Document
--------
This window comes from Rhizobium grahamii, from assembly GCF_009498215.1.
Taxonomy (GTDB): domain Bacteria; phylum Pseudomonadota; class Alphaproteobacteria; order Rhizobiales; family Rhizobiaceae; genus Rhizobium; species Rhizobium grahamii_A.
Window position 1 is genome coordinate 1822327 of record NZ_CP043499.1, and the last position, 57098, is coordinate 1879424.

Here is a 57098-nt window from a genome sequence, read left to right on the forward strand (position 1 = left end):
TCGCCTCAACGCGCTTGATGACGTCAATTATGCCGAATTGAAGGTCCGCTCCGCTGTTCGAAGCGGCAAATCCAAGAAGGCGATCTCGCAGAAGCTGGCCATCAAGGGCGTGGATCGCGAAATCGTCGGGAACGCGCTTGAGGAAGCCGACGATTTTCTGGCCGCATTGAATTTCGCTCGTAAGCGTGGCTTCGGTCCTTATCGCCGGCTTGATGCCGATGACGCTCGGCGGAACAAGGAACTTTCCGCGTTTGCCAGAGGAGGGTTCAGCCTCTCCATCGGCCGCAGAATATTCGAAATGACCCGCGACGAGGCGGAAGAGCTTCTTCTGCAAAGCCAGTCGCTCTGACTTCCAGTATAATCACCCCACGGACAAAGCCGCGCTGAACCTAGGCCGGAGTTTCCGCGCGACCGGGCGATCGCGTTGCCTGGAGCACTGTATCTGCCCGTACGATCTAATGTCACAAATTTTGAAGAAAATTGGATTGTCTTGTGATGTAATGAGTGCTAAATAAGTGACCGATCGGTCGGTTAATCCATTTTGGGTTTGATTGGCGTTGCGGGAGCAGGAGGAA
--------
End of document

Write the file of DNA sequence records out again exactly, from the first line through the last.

This window comes from Rhizobium grahamii, from assembly GCF_009498215.1.
Taxonomy (GTDB): domain Bacteria; phylum Pseudomonadota; class Alphaproteobacteria; order Rhizobiales; family Rhizobiaceae; genus Rhizobium; species Rhizobium grahamii_A.
Window position 1 is genome coordinate 1822327 of record NZ_CP043499.1, and the last position, 57098, is coordinate 1879424.

Here is a 57098-nt window from a genome sequence, read left to right on the forward strand (position 1 = left end):
TCGCCTCAACGCGCTTGATGACGTCAATTATGCCGAATTGAAGGTCCGCTCCGCTGTTCGAAGCGGCAAATCCAAGAAGGCGATCTCGCAGAAGCTGGCCATCAAGGGCGTGGATCGCGAAATCGTCGGGAACGCGCTTGAGGAAGCCGACGATTTTCTGGCCGCATTGAATTTCGCTCGTAAGCGTGGCTTCGGTCCTTATCGCCGGCTTGATGCCGATGACGCTCGGCGGAACAAGGAACTTTCCGCGTTTGCCAGAGGAGGGTTCAGCCTCTCCATCGGCCGCAGAATATTCGAAATGACCCGCGACGAGGCGGAAGAGCTTCTTCTGCAAAGCCAGTCGCTCTGACTTCCAGTATAATCACCCCACGGACAAAGCCGCGCTGAACCTAGGCCGGAGTTTCCGCGCGACCGGGCGATCGCGTTGCCTGGAGCACTGTATCTGCCCGTACGATCTAATGTCACAAATTTTGAAGAAAATTGGATTGTCTTGTGATGTAATGAGTGCTAAATAAGTGACCGATCGGTCGGTTAATCCATTTTGGGTTTGATTGGCGTTGCGGGAGCAGGAGGAA